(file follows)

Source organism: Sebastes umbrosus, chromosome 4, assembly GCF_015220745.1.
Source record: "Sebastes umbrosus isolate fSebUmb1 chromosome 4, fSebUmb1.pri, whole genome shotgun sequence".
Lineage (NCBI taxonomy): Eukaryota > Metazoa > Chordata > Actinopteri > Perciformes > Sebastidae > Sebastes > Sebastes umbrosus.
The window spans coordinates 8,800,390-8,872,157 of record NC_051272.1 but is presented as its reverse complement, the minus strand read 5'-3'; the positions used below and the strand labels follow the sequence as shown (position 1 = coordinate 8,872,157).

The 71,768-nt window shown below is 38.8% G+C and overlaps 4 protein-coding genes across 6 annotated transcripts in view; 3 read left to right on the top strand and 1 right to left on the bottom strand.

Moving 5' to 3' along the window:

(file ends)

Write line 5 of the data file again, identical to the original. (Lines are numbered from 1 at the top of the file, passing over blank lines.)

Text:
The 71,768-nt window shown below is 38.8% G+C and overlaps 4 protein-coding genes across 6 annotated transcripts in view; 3 read left to right on the top strand and 1 right to left on the bottom strand.